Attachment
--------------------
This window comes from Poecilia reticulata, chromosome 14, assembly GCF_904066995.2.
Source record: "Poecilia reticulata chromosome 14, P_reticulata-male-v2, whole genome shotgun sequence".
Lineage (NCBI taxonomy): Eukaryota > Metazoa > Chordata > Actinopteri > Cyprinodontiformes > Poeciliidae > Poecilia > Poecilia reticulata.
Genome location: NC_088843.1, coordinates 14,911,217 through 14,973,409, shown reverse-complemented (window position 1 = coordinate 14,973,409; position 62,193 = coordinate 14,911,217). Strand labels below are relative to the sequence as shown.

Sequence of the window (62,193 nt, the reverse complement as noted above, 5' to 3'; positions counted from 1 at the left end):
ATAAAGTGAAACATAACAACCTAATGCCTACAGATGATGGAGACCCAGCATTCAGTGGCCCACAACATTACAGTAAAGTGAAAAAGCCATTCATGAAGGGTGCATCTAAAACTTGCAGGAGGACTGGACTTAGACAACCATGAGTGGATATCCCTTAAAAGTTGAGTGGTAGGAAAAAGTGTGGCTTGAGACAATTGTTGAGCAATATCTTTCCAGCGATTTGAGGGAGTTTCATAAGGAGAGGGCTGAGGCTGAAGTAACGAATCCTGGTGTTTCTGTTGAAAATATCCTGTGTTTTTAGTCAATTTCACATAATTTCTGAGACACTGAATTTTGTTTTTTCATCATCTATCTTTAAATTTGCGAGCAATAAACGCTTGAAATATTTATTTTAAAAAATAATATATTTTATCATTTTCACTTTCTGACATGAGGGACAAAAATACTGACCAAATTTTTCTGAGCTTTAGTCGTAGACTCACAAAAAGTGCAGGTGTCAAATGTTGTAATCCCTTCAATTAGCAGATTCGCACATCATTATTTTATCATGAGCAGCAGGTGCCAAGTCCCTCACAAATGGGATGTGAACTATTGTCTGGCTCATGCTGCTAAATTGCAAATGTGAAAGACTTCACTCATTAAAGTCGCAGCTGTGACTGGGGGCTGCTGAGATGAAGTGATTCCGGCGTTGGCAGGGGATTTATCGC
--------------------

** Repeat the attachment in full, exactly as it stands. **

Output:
This window comes from Poecilia reticulata, chromosome 14, assembly GCF_904066995.2.
Source record: "Poecilia reticulata chromosome 14, P_reticulata-male-v2, whole genome shotgun sequence".
Lineage (NCBI taxonomy): Eukaryota > Metazoa > Chordata > Actinopteri > Cyprinodontiformes > Poeciliidae > Poecilia > Poecilia reticulata.
Genome location: NC_088843.1, coordinates 14,911,217 through 14,973,409, shown reverse-complemented (window position 1 = coordinate 14,973,409; position 62,193 = coordinate 14,911,217). Strand labels below are relative to the sequence as shown.

Sequence of the window (62,193 nt, the reverse complement as noted above, 5' to 3'; positions counted from 1 at the left end):
ATAAAGTGAAACATAACAACCTAATGCCTACAGATGATGGAGACCCAGCATTCAGTGGCCCACAACATTACAGTAAAGTGAAAAAGCCATTCATGAAGGGTGCATCTAAAACTTGCAGGAGGACTGGACTTAGACAACCATGAGTGGATATCCCTTAAAAGTTGAGTGGTAGGAAAAAGTGTGGCTTGAGACAATTGTTGAGCAATATCTTTCCAGCGATTTGAGGGAGTTTCATAAGGAGAGGGCTGAGGCTGAAGTAACGAATCCTGGTGTTTCTGTTGAAAATATCCTGTGTTTTTAGTCAATTTCACATAATTTCTGAGACACTGAATTTTGTTTTTTCATCATCTATCTTTAAATTTGCGAGCAATAAACGCTTGAAATATTTATTTTAAAAAATAATATATTTTATCATTTTCACTTTCTGACATGAGGGACAAAAATACTGACCAAATTTTTCTGAGCTTTAGTCGTAGACTCACAAAAAGTGCAGGTGTCAAATGTTGTAATCCCTTCAATTAGCAGATTCGCACATCATTATTTTATCATGAGCAGCAGGTGCCAAGTCCCTCACAAATGGGATGTGAACTATTGTCTGGCTCATGCTGCTAAATTGCAAATGTGAAAGACTTCACTCATTAAAGTCGCAGCTGTGACTGGGGGCTGCTGAGATGAAGTGATTCCGGCGTTGGCAGGGGATTTATCGC